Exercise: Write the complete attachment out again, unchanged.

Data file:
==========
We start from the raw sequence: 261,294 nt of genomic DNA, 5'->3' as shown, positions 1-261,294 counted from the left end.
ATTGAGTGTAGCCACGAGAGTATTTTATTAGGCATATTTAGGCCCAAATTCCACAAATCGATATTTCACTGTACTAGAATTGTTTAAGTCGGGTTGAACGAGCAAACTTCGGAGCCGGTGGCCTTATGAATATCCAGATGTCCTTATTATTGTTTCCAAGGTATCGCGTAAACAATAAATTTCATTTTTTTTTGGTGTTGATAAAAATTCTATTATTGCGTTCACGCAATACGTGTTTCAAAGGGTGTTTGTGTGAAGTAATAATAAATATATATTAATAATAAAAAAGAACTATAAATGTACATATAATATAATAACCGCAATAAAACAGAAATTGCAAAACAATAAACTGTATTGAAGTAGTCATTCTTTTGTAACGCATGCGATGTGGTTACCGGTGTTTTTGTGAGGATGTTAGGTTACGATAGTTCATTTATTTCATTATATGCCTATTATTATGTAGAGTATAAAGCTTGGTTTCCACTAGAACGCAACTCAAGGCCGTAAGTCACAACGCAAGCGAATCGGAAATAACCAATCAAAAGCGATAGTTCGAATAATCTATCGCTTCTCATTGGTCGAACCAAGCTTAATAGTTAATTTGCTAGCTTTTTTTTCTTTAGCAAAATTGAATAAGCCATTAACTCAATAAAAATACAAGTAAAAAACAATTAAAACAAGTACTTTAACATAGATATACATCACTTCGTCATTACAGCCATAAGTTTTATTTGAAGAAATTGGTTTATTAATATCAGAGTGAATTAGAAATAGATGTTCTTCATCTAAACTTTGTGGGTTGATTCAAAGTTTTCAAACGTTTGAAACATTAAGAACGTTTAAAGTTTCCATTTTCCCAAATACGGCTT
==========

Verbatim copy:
We start from the raw sequence: 261,294 nt of genomic DNA, 5'->3' as shown, positions 1-261,294 counted from the left end.
ATTGAGTGTAGCCACGAGAGTATTTTATTAGGCATATTTAGGCCCAAATTCCACAAATCGATATTTCACTGTACTAGAATTGTTTAAGTCGGGTTGAACGAGCAAACTTCGGAGCCGGTGGCCTTATGAATATCCAGATGTCCTTATTATTGTTTCCAAGGTATCGCGTAAACAATAAATTTCATTTTTTTTTGGTGTTGATAAAAATTCTATTATTGCGTTCACGCAATACGTGTTTCAAAGGGTGTTTGTGTGAAGTAATAATAAATATATATTAATAATAAAAAAGAACTATAAATGTACATATAATATAATAACCGCAATAAAACAGAAATTGCAAAACAATAAACTGTATTGAAGTAGTCATTCTTTTGTAACGCATGCGATGTGGTTACCGGTGTTTTTGTGAGGATGTTAGGTTACGATAGTTCATTTATTTCATTATATGCCTATTATTATGTAGAGTATAAAGCTTGGTTTCCACTAGAACGCAACTCAAGGCCGTAAGTCACAACGCAAGCGAATCGGAAATAACCAATCAAAAGCGATAGTTCGAATAATCTATCGCTTCTCATTGGTCGAACCAAGCTTAATAGTTAATTTGCTAGCTTTTTTTTCTTTAGCAAAATTGAATAAGCCATTAACTCAATAAAAATACAAGTAAAAAACAATTAAAACAAGTACTTTAACATAGATATACATCACTTCGTCATTACAGCCATAAGTTTTATTTGAAGAAATTGGTTTATTAATATCAGAGTGAATTAGAAATAGATGTTCTTCATCTAAACTTTGTGGGTTGATTCAAAGTTTTCAAACGTTTGAAACATTAAGAACGTTTAAAGTTTCCATTTTCCCAAATACGGCTT